AstraZeneca vaccine suspended in Europe

Fourth variant of COVID vaccine rollout pauses due to health concerns

Maham Zulfiqar, News Writer

The Oxford/AstraZeneca COVID-19 vaccine, approved for emergency use by the World Health Organization in February, has been causing controversy after it was revealed that some vaccinated individuals have been experiencing reactions causing blood clots to form in the brain. Distribution of the vaccine has been halted in many countries in fear of further diagnosis.

Suspicions regarding the rapidly-produced COVID-19 vaccines have already been rampant, and the news about the AstraZeneca vaccine only heightened them. The vaccine is most prominently used in Europe, where a third wave of the pandemic is already taking place and new strains of the virus are spreading.

“It takes a while to build up confidence in a vaccine which [the global health community] did with rigorously conducted trials, with really good safety data, with being open and transparent about what we did and didn’t find,” Michael Head, a senior research fellow in global health at the University of Southampton, told CNN. “When we have widespread withdrawal of the vaccine across multiple countries, in some countries that are quite vaccine-hesitant anyway, it might take a long time to rebuild that confidence.”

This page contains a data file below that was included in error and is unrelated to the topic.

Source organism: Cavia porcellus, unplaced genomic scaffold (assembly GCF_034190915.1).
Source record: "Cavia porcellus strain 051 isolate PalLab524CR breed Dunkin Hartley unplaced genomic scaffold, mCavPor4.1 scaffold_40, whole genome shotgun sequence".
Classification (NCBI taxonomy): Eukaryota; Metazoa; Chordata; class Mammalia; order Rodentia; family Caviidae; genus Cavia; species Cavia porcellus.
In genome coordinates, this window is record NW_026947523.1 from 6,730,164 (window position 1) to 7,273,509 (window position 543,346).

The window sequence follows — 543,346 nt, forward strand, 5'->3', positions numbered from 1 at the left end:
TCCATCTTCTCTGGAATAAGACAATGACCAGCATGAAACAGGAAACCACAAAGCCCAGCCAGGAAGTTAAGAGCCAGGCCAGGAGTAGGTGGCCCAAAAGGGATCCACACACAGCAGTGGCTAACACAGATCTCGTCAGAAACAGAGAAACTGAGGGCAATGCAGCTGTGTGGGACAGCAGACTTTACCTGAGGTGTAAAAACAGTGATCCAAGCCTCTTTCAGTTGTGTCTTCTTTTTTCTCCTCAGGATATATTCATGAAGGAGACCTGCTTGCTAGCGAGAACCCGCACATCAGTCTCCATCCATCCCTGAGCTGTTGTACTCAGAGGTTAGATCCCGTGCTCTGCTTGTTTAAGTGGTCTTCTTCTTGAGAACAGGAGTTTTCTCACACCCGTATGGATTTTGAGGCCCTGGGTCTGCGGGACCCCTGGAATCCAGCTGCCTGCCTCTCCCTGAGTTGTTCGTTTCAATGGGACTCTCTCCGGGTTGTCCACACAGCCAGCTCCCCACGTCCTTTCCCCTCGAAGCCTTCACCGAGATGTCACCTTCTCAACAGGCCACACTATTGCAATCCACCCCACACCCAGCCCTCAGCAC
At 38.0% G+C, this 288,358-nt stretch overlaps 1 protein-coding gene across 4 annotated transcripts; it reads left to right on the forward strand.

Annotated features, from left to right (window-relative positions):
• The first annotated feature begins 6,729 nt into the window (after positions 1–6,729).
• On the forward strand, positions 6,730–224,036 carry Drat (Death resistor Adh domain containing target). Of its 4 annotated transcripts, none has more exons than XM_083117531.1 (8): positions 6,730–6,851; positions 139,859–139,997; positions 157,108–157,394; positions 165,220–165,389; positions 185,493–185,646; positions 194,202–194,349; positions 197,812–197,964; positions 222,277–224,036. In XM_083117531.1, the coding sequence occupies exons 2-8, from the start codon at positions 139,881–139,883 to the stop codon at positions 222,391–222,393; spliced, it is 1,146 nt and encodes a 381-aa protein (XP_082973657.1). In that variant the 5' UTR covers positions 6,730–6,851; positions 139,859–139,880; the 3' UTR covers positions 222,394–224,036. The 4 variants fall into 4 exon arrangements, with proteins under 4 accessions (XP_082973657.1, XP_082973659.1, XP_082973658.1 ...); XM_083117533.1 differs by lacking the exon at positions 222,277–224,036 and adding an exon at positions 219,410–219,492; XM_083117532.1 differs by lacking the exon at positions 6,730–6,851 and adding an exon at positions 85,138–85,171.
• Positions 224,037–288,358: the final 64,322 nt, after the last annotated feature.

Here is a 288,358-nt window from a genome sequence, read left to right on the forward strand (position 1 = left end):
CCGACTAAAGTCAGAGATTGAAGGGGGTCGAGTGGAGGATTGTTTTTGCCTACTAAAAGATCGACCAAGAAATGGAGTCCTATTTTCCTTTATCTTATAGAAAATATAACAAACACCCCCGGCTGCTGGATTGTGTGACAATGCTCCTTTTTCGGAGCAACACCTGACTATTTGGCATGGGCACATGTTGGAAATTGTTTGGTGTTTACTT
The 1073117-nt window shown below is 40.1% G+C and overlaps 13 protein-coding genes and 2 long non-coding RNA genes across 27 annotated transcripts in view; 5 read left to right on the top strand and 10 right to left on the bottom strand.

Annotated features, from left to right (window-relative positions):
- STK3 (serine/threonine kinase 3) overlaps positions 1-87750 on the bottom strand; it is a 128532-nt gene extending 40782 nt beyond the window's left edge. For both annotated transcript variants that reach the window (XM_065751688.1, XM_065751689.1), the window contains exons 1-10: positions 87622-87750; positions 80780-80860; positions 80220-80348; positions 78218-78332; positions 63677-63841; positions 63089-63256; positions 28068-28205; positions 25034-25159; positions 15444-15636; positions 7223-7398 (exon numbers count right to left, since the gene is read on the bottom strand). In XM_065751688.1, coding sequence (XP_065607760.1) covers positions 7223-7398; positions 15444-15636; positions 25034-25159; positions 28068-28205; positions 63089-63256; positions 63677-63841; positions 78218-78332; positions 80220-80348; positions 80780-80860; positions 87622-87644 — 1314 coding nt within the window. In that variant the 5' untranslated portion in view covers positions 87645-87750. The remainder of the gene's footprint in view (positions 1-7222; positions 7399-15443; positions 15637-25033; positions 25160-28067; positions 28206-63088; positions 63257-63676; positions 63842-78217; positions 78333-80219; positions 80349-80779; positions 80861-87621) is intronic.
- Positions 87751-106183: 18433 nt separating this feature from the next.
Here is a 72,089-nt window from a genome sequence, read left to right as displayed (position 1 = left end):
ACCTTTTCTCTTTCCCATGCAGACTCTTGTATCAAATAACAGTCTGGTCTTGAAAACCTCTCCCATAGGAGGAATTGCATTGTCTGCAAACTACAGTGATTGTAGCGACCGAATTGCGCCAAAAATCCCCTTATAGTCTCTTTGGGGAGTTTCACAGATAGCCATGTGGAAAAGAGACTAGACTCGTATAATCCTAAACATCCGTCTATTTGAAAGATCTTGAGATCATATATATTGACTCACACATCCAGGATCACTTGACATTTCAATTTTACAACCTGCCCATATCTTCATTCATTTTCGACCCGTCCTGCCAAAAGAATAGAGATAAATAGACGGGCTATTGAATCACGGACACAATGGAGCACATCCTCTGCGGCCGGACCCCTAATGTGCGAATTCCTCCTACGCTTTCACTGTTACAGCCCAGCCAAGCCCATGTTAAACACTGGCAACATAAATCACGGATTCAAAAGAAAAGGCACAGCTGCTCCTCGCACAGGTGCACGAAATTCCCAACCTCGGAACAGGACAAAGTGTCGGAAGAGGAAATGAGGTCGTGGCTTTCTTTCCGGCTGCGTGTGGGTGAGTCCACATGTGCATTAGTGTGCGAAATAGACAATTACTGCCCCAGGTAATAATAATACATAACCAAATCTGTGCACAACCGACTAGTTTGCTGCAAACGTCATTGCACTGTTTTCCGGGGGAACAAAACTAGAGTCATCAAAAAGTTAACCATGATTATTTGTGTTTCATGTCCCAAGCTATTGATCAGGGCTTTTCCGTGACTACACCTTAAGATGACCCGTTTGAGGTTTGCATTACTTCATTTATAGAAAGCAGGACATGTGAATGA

After much investigation, the European Medicines Agency declared the injection safe for resumed administration. The continent’s top drug regulator stated that the benefits of the shot exceeded the disadvantages. Cases of blood clotting were also found in a very small percentage of those vaccinated; in Germany, for example, only 13 cases of the condition (known as cerebral venous sinus thrombosis, or CVST) were diagnosed out of 1.6 million people who have taken the vaccine. It was also discovered that CVST can be easily treated with blood thinners and immunoglobulins. 

Many European leaders attempted to regain their citizen’s confidence in the vaccine. French prime minister Jean Castex and UK prime minister Boris Johnson both publicly endorsed the vaccine by getting it themselves and encouraging their citizens to as well. 

The AstraZeneca situation may increase people’s distrust in the COVID-19 vaccines, and could even lengthen the pandemic even further.